CHAPEL HILL — A restaurant on N.C. 54 will get to keep displaying its larger-than-life photos of legendary coach Dean Smith and basketball superstar Michael Jordan.
The Chapel Hill Public Arts Commission voted unanimously Wednesday night that the posters in the Tobacco Road restaurant’s windows fall outside the town’s sign, land-use and design rules.
Chairwoman Lisa Goldstein said they also don’t meet the commission’s definition of art.
Since they’re inside the restaurant’s windows, the photos aren’t really murals, said commission member Nancy Kitterman.
“If you put a giant sculpture in your front yard, I can see it every day,” she said. “(But) it’s your property. It’s your business, and basically, if I don’t like it, I don’t have to look at it.”
The 12-foot-by-22-foot vinyl basketball photos did raise concerns about other businesses filling big windows with images. “You see so many of these images in big cities where it’s an individual just holding one little thing, and suddenly it becomes a billboard,” commission Vice Chairman Daniel Cefalo said. “My concern is how do we isolate this one moment. There are tons of windows this size throughout this town that could easily become large billboards.”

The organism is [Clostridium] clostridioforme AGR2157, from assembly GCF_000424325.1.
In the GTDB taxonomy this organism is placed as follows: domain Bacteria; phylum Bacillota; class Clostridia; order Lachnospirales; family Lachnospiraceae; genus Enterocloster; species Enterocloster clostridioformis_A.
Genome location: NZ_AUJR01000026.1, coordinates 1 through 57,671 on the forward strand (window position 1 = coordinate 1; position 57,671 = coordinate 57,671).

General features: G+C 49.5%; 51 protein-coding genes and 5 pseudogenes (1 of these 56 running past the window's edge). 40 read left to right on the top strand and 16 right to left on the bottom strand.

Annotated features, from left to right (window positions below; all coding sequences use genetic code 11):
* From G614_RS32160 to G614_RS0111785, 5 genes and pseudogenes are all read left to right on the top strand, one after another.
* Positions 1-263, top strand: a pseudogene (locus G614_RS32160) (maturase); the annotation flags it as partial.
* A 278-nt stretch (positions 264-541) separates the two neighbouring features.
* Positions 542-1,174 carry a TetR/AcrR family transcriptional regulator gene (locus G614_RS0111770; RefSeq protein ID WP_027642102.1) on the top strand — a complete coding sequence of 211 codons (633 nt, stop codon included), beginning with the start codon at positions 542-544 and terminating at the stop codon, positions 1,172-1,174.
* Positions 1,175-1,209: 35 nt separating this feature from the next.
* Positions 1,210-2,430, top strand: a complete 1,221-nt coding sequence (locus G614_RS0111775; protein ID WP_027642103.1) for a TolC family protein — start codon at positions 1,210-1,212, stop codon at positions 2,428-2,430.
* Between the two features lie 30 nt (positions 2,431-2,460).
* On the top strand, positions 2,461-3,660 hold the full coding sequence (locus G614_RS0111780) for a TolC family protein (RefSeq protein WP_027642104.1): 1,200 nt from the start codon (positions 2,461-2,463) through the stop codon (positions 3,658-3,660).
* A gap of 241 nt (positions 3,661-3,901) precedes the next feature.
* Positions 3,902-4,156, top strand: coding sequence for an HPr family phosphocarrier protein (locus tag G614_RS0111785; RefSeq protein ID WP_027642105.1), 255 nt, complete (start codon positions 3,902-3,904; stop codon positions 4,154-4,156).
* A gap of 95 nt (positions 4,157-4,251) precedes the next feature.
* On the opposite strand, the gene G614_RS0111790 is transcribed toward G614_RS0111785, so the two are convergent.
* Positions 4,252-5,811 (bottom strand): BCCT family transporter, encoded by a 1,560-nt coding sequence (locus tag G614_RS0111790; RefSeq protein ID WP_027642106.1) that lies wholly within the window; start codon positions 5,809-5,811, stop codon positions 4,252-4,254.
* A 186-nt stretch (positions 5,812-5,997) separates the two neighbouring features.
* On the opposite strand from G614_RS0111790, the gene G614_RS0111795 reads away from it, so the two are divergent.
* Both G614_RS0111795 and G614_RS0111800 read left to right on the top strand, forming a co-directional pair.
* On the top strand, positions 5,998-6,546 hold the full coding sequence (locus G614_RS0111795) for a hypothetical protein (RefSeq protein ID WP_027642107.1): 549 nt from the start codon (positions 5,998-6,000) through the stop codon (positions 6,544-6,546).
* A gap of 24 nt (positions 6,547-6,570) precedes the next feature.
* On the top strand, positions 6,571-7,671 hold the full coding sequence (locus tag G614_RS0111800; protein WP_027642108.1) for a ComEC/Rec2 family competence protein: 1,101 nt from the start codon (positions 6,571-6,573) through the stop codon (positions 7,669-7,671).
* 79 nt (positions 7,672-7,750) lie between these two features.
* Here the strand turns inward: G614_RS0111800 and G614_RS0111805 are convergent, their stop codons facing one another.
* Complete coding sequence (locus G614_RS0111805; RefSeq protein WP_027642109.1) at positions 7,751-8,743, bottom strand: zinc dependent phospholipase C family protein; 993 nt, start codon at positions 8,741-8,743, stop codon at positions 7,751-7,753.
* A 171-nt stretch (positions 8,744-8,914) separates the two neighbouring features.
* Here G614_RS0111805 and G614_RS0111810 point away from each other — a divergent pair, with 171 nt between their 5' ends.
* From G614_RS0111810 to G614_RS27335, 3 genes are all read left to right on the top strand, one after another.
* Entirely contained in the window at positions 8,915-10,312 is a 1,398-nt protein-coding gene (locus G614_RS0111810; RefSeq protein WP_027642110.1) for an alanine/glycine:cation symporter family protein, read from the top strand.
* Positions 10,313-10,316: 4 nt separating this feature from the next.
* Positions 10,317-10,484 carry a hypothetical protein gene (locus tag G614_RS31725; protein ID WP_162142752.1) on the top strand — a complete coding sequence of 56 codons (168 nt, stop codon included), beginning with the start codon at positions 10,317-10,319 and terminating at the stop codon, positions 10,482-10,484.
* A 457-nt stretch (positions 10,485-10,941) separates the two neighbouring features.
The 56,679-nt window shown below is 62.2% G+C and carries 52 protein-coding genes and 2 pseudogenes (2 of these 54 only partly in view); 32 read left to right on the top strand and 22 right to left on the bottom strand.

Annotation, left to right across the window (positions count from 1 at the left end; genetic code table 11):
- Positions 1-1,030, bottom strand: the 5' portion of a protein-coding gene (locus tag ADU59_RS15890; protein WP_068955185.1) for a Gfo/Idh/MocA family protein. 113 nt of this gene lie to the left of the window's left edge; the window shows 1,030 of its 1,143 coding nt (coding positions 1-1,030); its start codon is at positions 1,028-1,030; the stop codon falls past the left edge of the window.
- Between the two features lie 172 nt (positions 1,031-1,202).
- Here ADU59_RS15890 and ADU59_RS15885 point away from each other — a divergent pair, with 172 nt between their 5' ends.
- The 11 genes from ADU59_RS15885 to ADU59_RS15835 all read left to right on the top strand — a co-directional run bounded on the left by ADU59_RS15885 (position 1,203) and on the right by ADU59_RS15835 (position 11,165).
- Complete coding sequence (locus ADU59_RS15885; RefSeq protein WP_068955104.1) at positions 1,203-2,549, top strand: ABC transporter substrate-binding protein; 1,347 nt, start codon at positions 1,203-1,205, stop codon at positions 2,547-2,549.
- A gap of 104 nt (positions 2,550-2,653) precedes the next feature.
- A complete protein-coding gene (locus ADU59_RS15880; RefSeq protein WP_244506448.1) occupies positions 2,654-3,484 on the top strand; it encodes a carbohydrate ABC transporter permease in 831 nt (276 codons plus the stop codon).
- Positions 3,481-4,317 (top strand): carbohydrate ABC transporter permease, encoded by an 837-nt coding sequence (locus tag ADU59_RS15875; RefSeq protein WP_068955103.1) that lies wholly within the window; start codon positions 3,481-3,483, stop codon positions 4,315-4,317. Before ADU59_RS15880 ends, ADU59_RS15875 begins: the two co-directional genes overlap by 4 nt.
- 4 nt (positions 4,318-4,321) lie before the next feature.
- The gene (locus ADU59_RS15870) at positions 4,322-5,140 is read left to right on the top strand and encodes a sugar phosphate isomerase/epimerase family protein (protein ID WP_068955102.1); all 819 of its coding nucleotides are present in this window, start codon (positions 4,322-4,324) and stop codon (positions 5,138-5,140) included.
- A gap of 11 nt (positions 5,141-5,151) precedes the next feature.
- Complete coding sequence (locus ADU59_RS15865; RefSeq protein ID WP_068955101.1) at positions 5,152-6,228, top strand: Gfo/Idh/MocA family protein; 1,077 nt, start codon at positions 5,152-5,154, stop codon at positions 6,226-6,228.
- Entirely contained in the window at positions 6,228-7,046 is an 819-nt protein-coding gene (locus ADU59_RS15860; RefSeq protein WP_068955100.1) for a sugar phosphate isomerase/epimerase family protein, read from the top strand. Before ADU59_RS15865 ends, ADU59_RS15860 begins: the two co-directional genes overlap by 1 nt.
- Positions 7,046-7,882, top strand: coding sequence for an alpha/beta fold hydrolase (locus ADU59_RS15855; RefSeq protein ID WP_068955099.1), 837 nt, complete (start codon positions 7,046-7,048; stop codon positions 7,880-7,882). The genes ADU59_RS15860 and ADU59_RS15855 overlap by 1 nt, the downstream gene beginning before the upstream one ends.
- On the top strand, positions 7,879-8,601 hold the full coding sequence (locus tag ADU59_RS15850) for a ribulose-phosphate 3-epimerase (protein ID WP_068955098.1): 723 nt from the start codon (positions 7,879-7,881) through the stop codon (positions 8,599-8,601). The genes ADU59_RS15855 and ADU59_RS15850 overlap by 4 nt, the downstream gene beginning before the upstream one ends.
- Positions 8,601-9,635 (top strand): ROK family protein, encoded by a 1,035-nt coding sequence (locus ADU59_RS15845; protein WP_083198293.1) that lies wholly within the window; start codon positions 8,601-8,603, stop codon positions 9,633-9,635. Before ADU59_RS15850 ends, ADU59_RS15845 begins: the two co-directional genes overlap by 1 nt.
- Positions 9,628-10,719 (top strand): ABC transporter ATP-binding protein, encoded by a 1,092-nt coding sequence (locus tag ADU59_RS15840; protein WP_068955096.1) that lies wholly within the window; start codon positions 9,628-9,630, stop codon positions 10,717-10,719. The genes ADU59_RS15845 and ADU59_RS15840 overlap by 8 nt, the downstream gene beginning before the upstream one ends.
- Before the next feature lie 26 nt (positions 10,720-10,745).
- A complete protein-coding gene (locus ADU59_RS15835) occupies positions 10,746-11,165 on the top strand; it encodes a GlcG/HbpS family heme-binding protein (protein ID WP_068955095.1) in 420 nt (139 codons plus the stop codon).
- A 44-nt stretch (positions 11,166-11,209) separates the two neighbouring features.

Members voted to recommend to the town that the commission review public art guidelines, define its courtesy review process and craft more clear distinctions between signs and art.
They tabled until another meeting whether to work with staff to define murals and other types of window and wall art, and draw up courtesy review policies for private works with input from artists, arts organizations and advisory boards. Member Scott Radway and others said they don’t want artists and building owners to be constrained by what the town or commission thinks is appropriate.
The town’s review of the Tobacco Road windows started with a Glen Lennox resident’s letter to the editor, in which he complained about seeing the posters across from his neighborhood. Restaurant owner Brian Amra said that was the only complaint he received out of several dozen emails. The photos block a view of the kitchen and will be there a long time, he said.
In December, the Community Design Commission recommended that town staff and the arts commission decide whether the posters are appropriate. Town staff members said they do not consider the photos, which some called murals, to be signs.
All public art first must go to the Public Arts Commission, but East-West Partners developer Ben Perry acknowledged they did not do that and apologized to the town staff and both advisory boards. The restaurant is located in the developer’s East 54 project.